Leonard Campanello, Co-Founder
John Rosenthal, Co-founder & Chairman
One Bridge St., Suite #300
Newton, MA 02458
Dixon Police Department
Danny D. Langloss, Chief of Police
220 S. Hennepin Ave.
Dixon, IL 61021
Lee County Sheriff’s Department
Sheriff John Simonton
306 S. Hennepin Ave.
Dixon, Illinois 61021
For Immediate Release
Wednesday. Aug. 12, 2015
Contact: John Guilfoil
Email: [email protected]
Lee County and Dixon, Ill. Police Partner with P.A.A.R.I. to Create Gloucester-Style Addiction Initiative
“Safe Passage Initiative,” Modeled on Gloucester ANGEL Initiative, Begins Sept. 1
Police Assisted Addiction and Recovery Initiative Adds Partners in Illinois as Message of Hope Spreads Nationwide
GLOUCESTER, Mass., and DIXON, Ill. — Gloucester Police Chief Leonard Campanello, and John Rosenthal, co-founders of The Police Assisted Addiction and Recovery Initiative (P.A.A.R.I.) are pleased to announce a partnership with the Dixon Police Department and the Lee County Sheriff, both located in northwestern Illinois, about 100 miles from Chicago.
On Sept. 1, the two law enforcement groups will launch The Safe Passage Initiative: Police Giving Hope to Addicts Through the Tools For Recovery, an addiction recovery initiative modeled after Gloucester, aimed at encouraging addicts to seek the help of police officers and sheriff’s deputies, who will in turn get them into treatment.
The program makes Lee County and Dixon the first P.A.A.R.I. partner agencies in Illinois.
“We are excited to partner with the Gloucester Police Department and P.A.A.R.I. as we change the way law enforcement looks at and addresses addiction,” Chief Langloss said. “Addiction is a pervasive disease, and law enforcement can play an active role in reducing the demand for drugs, not just the supply. Real lives are at stake.”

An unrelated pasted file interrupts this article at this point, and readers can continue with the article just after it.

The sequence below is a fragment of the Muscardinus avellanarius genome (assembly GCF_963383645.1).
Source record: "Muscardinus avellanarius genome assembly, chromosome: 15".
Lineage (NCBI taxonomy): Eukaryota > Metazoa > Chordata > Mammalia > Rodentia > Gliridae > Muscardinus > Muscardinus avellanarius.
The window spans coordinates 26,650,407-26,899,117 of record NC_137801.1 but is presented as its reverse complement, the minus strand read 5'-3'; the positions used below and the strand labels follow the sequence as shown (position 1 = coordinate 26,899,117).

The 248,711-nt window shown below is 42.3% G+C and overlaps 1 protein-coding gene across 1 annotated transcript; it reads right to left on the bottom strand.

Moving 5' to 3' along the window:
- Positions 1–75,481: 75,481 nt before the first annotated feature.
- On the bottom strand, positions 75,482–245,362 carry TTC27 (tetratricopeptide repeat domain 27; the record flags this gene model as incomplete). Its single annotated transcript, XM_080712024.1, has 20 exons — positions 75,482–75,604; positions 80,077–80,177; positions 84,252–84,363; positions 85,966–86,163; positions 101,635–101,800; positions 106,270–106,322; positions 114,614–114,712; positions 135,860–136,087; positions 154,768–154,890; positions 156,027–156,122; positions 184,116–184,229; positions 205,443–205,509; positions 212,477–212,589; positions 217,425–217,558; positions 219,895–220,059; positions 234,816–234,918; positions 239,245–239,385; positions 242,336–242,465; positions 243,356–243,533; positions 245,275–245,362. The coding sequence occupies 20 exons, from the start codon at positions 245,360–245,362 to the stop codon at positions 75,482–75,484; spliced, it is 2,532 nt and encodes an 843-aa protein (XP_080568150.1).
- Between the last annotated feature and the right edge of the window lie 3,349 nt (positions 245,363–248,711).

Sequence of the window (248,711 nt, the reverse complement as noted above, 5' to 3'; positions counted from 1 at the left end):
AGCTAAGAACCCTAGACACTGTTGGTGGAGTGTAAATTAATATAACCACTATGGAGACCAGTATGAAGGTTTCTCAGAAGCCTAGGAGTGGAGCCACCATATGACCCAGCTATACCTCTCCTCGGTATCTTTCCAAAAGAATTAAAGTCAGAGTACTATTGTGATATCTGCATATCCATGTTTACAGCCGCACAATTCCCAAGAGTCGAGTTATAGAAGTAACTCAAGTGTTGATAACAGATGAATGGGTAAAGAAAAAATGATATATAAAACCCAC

Lee County Sheriff John Simoton and Dixon Police Chief Dan Langloss earlier this year collaborated with Safe Harbor of Lee County, as well as PRISM of Lee County, Lee County Health Department, Sinnissippi Centers, and KSB Hospital, State’s Attorney Anna Sacco-Miller, and A Man in Recovery Foundation of Naperville, Ill. to launch an addiction recovery forum. Those productive discussions eventually led local officials to reach out to the Gloucester Police Department for more information on the Gloucester ANGEL Initiative.
As part of the new law enforcement policies, Dixon Police Officers and Lee County Sheriff’s Deputies will now carry Nasal Narcan in their cruisers and officers have already begun conducting community training and free distribution of Narcan doses. Narcan, an “opioid antagonist” can help reverse the effects of an overdose, potentially saving the life of an addict. It will be free to first responders and family members in households where there’s a person struggling with opioid addiction.
Additionally, the groups have created a substance abuse hotline, 866-494-4431, in collaboration with Worship Center Ministries of Dixon, for people suffering with opioid addiction and their families to call for information, resources and to learn about treatment options under the Safe Passage Program.
Partnering with the Lee County Health Department and other health service providers, police will also reach out and identify opioid addicts and provide them with health insurance options, which will make it easier to seek treatment.
The agencies have already begun to establish their own partnerships with treatment facilities, and they will now have access to P.A.A.R.I.’s growing list of nearly 30 treatment centers in more than 10 states.
“I am extremely proud to stand with my fellow law enforcement leaders in Illinois as they take an active role in helping those in the grip of addiction,” Chief Campanello said. “Police officers have an obligation to help people, and we have the discretion to do more than just put people in handcuffs.”
“Lee County and Dixon have today joined a conversation that says law enforcement can play an active role in treating the disease of addiction,” added John Rosenthal. “We are very happy to partner with these proactive agencies, and P.A.A.R.I. stands ready to assist them in a variety of ways.”
P.A.A.R.I. was started to support local police departments as they work with opioid addicts. Rather than arrest our way out of the problem of drug addiction, P.A.A.R.I. committed police departments:
- Encourage opioid drug users to seek recovery
- Help distribute life saving opioid blocking drugs to prevent and treat overdoses
- Connect people suffering with opioid addiction with treatment programs and facilities
- Provide resources to other police departments and communities that want to do more to fight the opioid addiction epidemic
P.A.A.R.I. was created by Gloucester Police Chief Leonard Campanello and John Rosenthal to bridge the gap between the police department and opioid addicts seeking recovery.